In elementary school every Jan. 29, we sang songs and celebrated the founding of the sunflower state. I always remember Kansas’ birthday, and the occasion also makes me ponder the foods and recipes that are quintessentially Kansas. In my “deep dive” research in this matter, one food kept surfacing that is a Kansas fave with a regional history — bierocks.
For a lot of the country, “bierock” is not a common word (as evidenced by the fact that my “autocorrect” keeps changing it to “bedrock”), but around Kansas (and much of the Midwest), if you say “bierock,” you get immediate recognition —and enthusiasm.
Bierocks (pronounced, depending on your region, as B’ROCK, BEE-rok or BEER-rok) those warm, golden-brown buns of soft yeast dough filled with, at their most basic, a delicious steamy meld of cooked ground beef, cabbage and onion (and can include cheese in some variations) are found everywhere from Kansas restaurants and cafes (and even a food truck) to cafeteria lunch trays. In my day, the bierock was cause for cheers when it landed on our high school’s menu.
Known also as “runzas,” “bierochen,” “cabbage busters,” “German rocks,” “kraut Bierocks” or “kraut Runzas,” according to the “The Oxford Companion to Food and Drink” (Oxford University Press, Inc.; 2007), the meaty pockets were brought to the Midwest by Germans from Russia who settled in the prairie states in the mid- to late-1800s. “Bierocks” is a Germanized pronunciation of the Russian word “pirog,” a name for “pie.” The convenient, meal-in-one bierock was a portable, hearty, handheld (and likely hand-warming) lunch that could be carried into the field or workplace.
Popularity of bierocks inspired the Runza fast food chain that began in 1949 (serving the beefy cabbage buns with hamburger-esque condiments) and still thrives in enough Midwestern locations that a good friend of mine uses them to chart many of her road trips.
A number of other Kansas eateries and grocery stores feature bierocks, and although they have a seasonal fall/winter (and football season) appeal, are popular all year long. Over the summer, I could not help but be lured to lunch at Becky’s Bierocks, a food truck and concession trailer that was stationed at a food festival in Manhattan. Becky Roberson, who founded the company in 1991, was a fan of bierocks and began making them in large batches and freezing them for her family. Eventually, her bierocks ended up on a friend’s restaurant menu and when people began buying them in bulk, her business expanded. Based in St. Francis, Becky’s Bierocks sells fully cooked frozen bierocks to retail and wholesale markets, including grocery stores, meat processing plants, convenience stores, hospitals, restaurants, coffee houses, and to schools and organizations for concessions and/or fundraising events, even shipping to the East and West coasts. She said via email that on production days her company turns out 75 to 100 dozen bierocks.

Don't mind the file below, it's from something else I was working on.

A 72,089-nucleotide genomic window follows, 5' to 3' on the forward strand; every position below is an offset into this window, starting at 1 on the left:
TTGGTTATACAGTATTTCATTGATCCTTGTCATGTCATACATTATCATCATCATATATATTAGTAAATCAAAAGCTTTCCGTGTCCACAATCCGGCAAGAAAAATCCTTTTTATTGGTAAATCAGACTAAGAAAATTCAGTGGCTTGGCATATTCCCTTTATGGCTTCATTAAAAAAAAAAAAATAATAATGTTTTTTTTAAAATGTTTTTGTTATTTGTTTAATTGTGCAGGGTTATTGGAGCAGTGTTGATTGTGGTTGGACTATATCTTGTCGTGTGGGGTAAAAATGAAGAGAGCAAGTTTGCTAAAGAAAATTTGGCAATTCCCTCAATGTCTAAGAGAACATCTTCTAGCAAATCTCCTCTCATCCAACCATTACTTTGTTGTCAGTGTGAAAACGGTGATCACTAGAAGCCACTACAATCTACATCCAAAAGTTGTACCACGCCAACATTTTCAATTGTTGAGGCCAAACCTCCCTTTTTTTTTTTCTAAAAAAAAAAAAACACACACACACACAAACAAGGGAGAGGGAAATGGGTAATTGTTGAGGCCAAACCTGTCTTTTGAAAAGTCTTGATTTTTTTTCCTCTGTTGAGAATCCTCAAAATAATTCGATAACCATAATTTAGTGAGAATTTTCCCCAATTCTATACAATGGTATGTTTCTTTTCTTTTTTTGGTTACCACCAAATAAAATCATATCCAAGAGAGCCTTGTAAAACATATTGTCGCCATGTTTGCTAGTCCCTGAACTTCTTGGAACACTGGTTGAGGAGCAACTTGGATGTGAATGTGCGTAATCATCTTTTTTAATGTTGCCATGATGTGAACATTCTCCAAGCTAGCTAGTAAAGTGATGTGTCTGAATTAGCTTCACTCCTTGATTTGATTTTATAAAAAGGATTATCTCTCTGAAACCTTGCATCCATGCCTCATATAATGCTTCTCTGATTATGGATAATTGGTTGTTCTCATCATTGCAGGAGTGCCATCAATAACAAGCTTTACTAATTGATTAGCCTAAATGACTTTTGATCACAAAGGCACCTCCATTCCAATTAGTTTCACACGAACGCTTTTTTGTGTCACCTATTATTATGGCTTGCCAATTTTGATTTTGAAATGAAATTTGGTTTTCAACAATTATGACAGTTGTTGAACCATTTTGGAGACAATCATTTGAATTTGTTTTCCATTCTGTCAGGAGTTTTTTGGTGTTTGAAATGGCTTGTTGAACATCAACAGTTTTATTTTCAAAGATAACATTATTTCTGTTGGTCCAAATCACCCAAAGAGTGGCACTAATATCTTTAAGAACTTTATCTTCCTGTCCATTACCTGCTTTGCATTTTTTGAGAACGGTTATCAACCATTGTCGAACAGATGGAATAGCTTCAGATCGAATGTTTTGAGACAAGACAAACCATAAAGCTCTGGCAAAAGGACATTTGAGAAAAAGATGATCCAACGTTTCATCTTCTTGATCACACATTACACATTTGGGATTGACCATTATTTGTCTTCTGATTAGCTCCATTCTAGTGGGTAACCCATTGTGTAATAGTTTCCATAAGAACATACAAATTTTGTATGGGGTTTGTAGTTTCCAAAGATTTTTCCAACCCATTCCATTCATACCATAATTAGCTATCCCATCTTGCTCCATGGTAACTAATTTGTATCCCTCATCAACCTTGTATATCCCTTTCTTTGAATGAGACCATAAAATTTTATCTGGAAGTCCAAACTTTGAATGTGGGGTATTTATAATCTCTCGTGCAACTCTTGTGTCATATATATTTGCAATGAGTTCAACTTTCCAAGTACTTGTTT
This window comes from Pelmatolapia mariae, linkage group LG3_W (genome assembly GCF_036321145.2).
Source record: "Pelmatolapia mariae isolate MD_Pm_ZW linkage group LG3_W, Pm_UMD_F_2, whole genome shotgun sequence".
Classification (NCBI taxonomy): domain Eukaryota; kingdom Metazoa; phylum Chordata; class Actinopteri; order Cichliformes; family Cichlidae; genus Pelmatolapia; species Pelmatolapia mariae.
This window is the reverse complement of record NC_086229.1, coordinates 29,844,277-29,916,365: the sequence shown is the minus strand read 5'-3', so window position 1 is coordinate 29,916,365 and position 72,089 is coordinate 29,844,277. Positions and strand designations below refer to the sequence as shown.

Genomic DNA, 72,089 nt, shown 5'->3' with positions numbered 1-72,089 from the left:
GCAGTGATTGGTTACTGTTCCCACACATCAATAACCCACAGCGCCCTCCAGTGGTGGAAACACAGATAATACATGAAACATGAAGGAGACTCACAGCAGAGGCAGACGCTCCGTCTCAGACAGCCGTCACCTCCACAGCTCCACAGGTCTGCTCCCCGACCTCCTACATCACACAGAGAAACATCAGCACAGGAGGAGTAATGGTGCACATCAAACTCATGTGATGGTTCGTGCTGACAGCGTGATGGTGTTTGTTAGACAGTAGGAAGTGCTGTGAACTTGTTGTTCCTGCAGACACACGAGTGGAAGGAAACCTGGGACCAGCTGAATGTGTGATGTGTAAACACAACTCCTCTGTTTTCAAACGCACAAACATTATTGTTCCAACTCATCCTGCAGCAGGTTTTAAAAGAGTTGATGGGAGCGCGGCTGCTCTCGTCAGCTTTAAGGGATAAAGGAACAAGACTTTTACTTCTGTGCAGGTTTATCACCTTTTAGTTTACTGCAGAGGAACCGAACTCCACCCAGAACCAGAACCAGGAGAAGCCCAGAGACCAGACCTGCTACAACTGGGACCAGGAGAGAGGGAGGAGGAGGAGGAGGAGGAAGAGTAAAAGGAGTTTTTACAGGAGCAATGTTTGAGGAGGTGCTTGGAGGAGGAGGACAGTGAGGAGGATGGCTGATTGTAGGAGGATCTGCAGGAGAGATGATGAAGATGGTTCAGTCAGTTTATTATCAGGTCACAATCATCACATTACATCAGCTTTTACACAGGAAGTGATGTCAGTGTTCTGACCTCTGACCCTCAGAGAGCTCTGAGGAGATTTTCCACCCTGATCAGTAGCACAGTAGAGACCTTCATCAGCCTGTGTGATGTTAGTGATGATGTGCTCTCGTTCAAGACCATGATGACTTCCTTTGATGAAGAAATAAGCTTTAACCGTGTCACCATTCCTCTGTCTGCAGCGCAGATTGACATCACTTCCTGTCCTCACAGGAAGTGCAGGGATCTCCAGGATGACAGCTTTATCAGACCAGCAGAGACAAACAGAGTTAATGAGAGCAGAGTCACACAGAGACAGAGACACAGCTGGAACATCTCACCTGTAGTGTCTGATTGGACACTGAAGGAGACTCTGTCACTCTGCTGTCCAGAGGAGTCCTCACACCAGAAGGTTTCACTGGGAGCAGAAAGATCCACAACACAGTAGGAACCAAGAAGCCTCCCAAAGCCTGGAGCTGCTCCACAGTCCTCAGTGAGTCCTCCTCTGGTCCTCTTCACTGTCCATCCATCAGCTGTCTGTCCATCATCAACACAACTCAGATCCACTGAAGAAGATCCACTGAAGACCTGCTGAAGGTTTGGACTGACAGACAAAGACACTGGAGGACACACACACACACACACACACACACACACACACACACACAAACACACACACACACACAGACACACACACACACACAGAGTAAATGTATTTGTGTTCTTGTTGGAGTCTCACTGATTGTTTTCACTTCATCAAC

“A bierock is a complete balanced meal — just add your drink!” Roberson said of their appeal. She recommended home cooks who want to make their own bierocks use the freshest ingredients, and said she thinks her bierocks’ popularity is due to them being as close to homemade as anything that can be purchased.
Despite having eaten many bierocks over the years, I had never made them. In California, with nary a bierock in sight, this means being deprived for most of my days. I have always been a little intimidated in making a bierock. Even though it is a seemingly simple food, it does involve bread dough and a process of both cooking and baking. Recipes offer variations on the filling, including using sauerkraut, sausage, mushrooms and different cheeses. So many delicious possibilities. Yet even Roberson admitted it’s a “labor-intensive” process.
But I was encouraged by a recipe and instructions (shared here) from my cousins Janice (who gifted my parents homemade bierocks) and Sheryl. Both make the buns regularly for family, and made me aware that one can use thawed frozen bread dough and already shredded cabbage (or even coleslaw mix) to streamline the work.
Making bierocks, I discovered on a wintry afternoon recently, is a fun cooking project, and for those who love the buns but have never made them, is well-worth giving it a go. I made my first bierocks, stretching and flattening yeast dough into six-inch circles and placing a mound of cooked ground beef, onions, and shredded cabbage and carrots into the center, as well as a cube of mozzarella cheese. The most enjoyable part was gathering up the dough to surround the filling, like wrapping a gift, pinching it together into a little bundle that, when turned over, created a perfect round. The bierocks baked off to a beautiful golden brown. With a warm, waiting treasure inside.
Rebecca Howard grew up in Kansas and has written for the Los Angeles Daily News, the Los Angeles Times and LA Parent Magazine, and currently writes the food blog, “A Woman Sconed.”